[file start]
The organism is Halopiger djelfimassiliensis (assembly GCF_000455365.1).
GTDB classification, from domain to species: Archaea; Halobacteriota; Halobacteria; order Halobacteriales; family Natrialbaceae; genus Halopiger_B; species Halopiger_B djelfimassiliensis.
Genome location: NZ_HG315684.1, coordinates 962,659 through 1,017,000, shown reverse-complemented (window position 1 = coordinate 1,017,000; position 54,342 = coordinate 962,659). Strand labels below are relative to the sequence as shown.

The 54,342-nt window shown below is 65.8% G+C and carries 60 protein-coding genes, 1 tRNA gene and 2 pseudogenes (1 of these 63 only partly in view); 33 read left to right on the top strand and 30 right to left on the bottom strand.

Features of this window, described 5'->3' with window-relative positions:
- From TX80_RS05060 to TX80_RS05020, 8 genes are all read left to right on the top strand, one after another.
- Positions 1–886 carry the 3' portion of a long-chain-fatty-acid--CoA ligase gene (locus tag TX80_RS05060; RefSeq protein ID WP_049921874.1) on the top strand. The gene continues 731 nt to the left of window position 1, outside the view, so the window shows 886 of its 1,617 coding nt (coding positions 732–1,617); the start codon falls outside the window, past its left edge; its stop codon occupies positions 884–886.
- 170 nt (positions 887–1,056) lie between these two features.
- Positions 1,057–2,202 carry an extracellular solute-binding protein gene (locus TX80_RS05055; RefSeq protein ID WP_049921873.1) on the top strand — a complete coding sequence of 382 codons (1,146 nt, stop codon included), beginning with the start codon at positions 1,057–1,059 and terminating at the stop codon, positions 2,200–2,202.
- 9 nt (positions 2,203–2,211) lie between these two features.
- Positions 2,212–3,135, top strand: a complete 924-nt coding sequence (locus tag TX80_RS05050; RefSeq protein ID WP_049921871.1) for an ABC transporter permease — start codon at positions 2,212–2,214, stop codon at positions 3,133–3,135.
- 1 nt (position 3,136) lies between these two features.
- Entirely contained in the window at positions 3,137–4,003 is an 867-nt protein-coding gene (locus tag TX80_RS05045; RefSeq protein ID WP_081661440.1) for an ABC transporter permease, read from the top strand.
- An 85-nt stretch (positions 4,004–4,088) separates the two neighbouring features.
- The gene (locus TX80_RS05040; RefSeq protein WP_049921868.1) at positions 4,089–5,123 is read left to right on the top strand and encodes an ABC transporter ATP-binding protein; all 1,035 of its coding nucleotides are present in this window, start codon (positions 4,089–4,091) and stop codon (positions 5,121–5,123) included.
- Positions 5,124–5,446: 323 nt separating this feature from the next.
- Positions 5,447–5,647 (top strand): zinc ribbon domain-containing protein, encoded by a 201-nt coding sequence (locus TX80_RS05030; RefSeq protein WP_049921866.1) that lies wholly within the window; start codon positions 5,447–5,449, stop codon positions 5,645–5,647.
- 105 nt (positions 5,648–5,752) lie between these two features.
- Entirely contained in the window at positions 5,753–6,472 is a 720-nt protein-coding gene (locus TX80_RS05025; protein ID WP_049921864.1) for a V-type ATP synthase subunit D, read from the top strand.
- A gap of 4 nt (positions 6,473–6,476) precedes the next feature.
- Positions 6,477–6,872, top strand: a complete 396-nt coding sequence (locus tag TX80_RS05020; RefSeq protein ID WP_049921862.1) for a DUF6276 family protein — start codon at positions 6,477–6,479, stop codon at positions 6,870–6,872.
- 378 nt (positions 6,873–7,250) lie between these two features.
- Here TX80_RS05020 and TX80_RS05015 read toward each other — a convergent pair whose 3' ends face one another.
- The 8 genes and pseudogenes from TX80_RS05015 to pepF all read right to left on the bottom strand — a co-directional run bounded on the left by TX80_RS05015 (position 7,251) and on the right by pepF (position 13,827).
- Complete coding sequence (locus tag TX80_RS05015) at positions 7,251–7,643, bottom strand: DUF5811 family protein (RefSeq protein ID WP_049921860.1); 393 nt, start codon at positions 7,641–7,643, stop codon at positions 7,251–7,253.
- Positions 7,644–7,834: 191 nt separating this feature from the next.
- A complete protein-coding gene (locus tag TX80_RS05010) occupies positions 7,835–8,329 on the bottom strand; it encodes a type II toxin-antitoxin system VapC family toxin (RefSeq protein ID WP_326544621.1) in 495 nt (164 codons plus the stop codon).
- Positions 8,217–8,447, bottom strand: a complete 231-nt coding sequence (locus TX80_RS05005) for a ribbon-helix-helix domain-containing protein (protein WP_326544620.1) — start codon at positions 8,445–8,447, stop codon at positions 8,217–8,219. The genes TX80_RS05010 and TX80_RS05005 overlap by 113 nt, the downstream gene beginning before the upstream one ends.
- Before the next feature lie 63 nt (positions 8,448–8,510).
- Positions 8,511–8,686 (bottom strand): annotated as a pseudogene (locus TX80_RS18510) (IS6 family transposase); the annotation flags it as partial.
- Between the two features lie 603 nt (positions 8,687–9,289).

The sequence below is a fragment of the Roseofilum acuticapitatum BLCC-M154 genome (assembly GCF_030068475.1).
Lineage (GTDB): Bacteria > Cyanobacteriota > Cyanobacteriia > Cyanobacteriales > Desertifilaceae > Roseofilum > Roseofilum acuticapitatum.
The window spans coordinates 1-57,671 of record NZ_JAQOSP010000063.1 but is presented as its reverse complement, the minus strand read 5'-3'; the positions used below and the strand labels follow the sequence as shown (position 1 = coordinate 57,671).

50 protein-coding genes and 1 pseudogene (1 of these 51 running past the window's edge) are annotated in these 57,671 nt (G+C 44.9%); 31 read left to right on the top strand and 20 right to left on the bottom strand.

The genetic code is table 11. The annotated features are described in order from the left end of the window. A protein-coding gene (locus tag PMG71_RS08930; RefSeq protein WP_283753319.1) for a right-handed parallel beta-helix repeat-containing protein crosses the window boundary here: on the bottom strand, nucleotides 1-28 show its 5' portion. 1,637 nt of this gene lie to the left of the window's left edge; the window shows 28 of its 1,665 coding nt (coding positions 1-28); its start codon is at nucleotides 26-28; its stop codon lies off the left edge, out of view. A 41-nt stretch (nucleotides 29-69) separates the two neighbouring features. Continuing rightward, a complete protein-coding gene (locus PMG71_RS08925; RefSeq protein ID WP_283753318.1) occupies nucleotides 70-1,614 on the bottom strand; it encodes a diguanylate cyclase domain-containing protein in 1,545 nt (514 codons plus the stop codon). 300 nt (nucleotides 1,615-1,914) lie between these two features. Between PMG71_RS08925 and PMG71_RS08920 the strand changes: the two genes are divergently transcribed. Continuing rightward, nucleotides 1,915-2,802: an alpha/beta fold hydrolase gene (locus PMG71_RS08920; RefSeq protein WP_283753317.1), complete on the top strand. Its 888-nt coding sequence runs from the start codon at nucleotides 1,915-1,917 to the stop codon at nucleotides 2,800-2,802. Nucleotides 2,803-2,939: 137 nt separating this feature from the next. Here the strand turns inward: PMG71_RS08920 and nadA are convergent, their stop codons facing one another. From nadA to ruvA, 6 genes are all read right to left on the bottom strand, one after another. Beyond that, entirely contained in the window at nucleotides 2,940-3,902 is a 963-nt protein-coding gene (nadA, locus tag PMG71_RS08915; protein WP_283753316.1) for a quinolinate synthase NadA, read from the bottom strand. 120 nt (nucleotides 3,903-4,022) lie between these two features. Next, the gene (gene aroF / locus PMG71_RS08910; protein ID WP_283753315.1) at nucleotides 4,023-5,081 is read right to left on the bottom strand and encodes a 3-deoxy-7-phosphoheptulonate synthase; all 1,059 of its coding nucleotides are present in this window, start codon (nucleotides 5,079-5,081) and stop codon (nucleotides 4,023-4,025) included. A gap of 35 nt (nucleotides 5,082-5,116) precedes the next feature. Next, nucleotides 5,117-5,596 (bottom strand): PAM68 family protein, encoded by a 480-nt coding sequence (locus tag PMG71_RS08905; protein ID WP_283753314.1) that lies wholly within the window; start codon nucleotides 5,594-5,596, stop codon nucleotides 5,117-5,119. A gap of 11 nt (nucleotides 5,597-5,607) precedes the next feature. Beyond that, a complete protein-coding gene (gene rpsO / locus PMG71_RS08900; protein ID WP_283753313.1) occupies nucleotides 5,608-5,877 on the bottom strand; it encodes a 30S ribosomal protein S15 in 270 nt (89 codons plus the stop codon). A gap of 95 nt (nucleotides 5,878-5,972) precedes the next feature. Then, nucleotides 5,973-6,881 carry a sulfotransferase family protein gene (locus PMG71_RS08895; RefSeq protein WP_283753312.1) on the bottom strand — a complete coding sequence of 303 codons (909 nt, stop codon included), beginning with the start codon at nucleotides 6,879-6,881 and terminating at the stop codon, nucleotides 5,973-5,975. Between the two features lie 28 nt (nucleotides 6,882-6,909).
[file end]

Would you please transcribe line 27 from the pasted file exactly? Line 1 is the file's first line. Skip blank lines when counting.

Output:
- A complete protein-coding gene (locus tag TX80_RS05010) occupies positions 7,835–8,329 on the bottom strand; it encodes a type II toxin-antitoxin system VapC family toxin (RefSeq protein ID WP_326544621.1) in 495 nt (164 codons plus the stop codon).